Kenyon Claims First ITA Division III National Men’s Team Indoor
ST PETER, Minn. (Feb. 24) – Second-seeded Kenyon needed almost six hours, but the Lords eventually pulled off the 5-4 upset of top seed Emory on Sunday in the final of the ITA Division III National Men’s Team Indoor Championship on the campus of Gustavus Adolphus College. Kenyon slipped behind 2-1 after doubles but managed to rally in singles play for its first national championship in program history.
Although Emory took the 2-1 lead into singles action, it appeared the Lords would be the team to have the early advantage. On court three, Kevin Ye and Wade Heerboth continued their outstanding play, sprinting out to a 5-0 lead before Jackson Isaacs and Will Adams could get on the board. Ye and Heerboth never let their level of play drop, taking the victory 8-3. The Eagles countered at the second position, as Alex Ruderman and Eric Halpern took a quick double-break advantage over Paul Burgin and Sam Geier. The Lords made a small push late, but it wasn’t enough, as Ruderman and Halpern won 8-4.
On court one, C.J. Williams and Tim Rosensteel turned a close match into an apparent rout for the Lords, winning four games in a row for a commanding 7-3 lead over Elliot Kahler and Ian Wagner. That gave Kenyon two opportunities to serve out the match for a 2-1 lead, but neither Williams nor Rosensteel could come through. In the end, a tiebreak would decide the victor, and it was Kahler and Wagner who came up with the big serves and volley winners to claim it for the Eagles.
The overall lead for Emory was short-lived, as Michael Razumovsky of the Lords cruised past Ruderman 6-2, 6-2. The next match off court was another Kenyon victory, this time from the third position. Heerboth won the first set handily 6-3 against Wagner, and held a break lead late in the second in a very similar situation to yesterday. Once again, he let the lead slip away, as Wagner leveled the set at 5-5 and eventually forced a tiebreak. Not wanting to be pushed to a third and see his team’s momentum fade, Heerboth prevailed seven points to five, giving the Lords a 3-2 lead.
“Going down 2-1 after doubles was obviously extremely difficult,” explained Kenyon head coach Scott Thielke. “Especially when you consider that we had three or four match points at one, serving for it at both 7-3 and 7-5. However, with yesterday and today, we certainly showed that we are fighters.”
The ebbs and flows of the match were far from over at that point. Emory’s Halpern looked to be in for a hard-fought two set victory against Burgin, taking the opening set 6-4 and continuing to put the pressure on Burgin, pushing him behind the baseline consistently. Fourth-ranked Burgin was struggling to find the range from the ground for most of the match, but he continued to rely on his defense to extend points, frustrating Halpern, who started to spray a few more balls late in the set, allowing Burgin to take it 7-5. The decisive set was a back-and-forth affair, as Halpern took a break advantage at 4-3, only to let it slip away in the next game. The Eagle would find a way to break again in the next game, this time making sure to put away Burgin, taking the match with a well-struck pass.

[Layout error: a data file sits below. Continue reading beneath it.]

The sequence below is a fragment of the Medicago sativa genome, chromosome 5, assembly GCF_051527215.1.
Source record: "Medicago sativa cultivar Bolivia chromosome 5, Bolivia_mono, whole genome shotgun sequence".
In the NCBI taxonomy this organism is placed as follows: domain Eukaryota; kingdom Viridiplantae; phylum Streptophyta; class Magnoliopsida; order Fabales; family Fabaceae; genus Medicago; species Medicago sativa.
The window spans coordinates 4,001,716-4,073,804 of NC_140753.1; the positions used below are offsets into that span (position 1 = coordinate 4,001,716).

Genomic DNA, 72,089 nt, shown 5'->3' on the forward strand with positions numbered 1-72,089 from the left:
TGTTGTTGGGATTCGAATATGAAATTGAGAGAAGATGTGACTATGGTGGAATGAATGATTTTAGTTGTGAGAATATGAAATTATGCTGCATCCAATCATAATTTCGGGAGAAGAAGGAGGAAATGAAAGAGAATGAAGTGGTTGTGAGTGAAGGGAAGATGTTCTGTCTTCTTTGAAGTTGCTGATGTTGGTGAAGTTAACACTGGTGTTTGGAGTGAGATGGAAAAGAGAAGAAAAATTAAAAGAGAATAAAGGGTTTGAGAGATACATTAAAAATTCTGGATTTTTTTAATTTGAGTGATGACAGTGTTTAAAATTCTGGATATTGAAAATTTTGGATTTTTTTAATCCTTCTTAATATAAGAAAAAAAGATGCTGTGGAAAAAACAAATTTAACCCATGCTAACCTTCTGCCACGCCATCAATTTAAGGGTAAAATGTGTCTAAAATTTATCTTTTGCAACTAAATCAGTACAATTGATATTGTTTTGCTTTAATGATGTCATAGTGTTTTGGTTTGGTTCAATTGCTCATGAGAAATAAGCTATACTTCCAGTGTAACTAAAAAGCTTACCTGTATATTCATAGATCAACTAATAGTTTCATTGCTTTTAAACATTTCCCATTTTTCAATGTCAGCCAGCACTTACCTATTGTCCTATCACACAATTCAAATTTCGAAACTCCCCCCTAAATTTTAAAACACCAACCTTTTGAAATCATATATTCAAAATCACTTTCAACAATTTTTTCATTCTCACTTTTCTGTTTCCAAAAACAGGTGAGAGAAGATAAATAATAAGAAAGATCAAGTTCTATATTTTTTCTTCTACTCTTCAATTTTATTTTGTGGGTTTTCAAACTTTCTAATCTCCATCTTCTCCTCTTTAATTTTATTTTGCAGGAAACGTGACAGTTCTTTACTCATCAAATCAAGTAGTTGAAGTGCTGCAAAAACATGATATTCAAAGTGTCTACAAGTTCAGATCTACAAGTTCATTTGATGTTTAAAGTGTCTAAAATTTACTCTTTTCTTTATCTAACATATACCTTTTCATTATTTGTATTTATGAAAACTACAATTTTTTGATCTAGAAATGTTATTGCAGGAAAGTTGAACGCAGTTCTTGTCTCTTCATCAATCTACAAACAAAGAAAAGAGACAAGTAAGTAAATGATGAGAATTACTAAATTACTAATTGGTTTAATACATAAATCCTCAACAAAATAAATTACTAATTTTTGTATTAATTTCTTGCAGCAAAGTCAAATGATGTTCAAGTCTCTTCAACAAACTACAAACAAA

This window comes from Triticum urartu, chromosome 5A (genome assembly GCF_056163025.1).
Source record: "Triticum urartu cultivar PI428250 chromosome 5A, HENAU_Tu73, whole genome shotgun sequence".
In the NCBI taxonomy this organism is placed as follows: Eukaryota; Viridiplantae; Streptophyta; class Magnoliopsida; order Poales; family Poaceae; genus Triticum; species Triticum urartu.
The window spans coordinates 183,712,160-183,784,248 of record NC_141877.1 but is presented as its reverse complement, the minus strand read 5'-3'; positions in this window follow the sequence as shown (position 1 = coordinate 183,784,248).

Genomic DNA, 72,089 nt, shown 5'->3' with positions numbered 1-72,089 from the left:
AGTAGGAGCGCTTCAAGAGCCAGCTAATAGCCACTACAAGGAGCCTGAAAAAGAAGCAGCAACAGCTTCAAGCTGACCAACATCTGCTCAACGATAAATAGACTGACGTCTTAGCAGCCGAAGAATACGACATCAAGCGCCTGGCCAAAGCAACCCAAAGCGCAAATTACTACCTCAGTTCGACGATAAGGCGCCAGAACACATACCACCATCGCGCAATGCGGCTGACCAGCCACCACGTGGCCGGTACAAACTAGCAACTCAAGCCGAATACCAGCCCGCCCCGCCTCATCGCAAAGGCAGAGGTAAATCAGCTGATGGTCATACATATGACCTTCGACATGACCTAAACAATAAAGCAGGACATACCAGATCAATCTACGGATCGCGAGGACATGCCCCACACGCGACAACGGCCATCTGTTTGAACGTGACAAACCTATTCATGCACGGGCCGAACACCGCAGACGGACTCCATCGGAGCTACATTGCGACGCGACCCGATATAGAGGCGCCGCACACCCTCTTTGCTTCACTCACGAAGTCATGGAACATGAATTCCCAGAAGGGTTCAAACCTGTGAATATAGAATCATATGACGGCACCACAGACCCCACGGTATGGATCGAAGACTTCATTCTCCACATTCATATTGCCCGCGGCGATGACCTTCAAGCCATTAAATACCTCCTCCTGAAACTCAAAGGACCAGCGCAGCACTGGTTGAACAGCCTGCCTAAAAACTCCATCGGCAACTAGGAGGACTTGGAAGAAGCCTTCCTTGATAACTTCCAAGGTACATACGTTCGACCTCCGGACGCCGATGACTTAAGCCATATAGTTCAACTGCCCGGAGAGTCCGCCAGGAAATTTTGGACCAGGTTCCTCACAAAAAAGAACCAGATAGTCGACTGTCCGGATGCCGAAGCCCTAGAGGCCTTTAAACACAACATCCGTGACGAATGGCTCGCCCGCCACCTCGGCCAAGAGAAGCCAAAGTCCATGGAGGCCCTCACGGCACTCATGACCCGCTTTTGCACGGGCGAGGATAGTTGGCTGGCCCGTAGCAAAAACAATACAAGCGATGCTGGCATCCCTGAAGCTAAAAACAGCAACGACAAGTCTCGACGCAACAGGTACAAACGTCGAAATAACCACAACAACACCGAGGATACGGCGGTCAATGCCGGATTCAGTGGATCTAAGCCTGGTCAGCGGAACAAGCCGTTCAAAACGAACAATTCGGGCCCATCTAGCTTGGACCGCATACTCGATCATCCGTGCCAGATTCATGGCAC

Halpern’s victory seemed to be the knockout punch to the Lords, especially when Rafe Mosetick defeated Rosensteel in straight sets at the fifth spot to push Emory’s lead to 4-3. As Mosestick was putting away the last few points, Kahler was up a set and a break against Williams on court four, putting the Eagles just a few games away from their third consecutive Championship crown. However, Kahler’s big serve did not hold up in the second set, as he was broken for 3-3, then again at love for a 5-3 lead in favor of Williams, who took the set by serving it out in the next game.
The amount of pressure on the third set between Kahler and Williams increased when Kenyon’s Ye delivered a comprehensive 6-0, 6-0 defeat of Emory’s Nicholas Szczurek, evening the overall score at 4-4. That match was off court with Kahler and Williams in the middle of the final set, with Williams up a break at 4-3. Kahler was continuing to miss with his big first serve, not earning the free points he needed. Williams pushed his lead to 5-3, earning the opportunity to serve for the championship at 5-4. However, Kahler would not go away easily, breaking serve to move the score to 5-5. Fittingly in a match as tightly contested as this one, a race to seven in a third set tiebreak would decide the champion. It was Williams who came through with the more aggressive plays on the key points, coming in behind any short ball to apply the pressure on Kahler. Williams let a mini-break lead slip away early in the tiebreak, but was able to hang on after going ahead 4-2, serving out the 5-7, 6-3, 7-6(4) triumph for the Lords.
“C.J. (Wiilliams) was in the same position he was in yesterday, and he came through for us twice,” stated Thielke. “Today both guys were extremely nervous in the final set, but C.J. played a tremendous tiebreak. Again, I think the experience of playing in the NCAA finals last season helped us out today. All six guys in our singles lineup today played in that match.”
The Championship’s third place match also took place on Sunday, with No. 6 seed Cal Lutheran taking down No. 5 seed Trinity 6-3. The Kingsmen displayed great doubles play all weekend, taking two of three from the Tigers for the 2-1 lead. Cal Lutheran received victories from Nick Ballou, who went undefeated at the top singles position for the tournament, and Ray Worley. Alex Nichols clinched the victory for the Kingsmen with his three-set win on court three.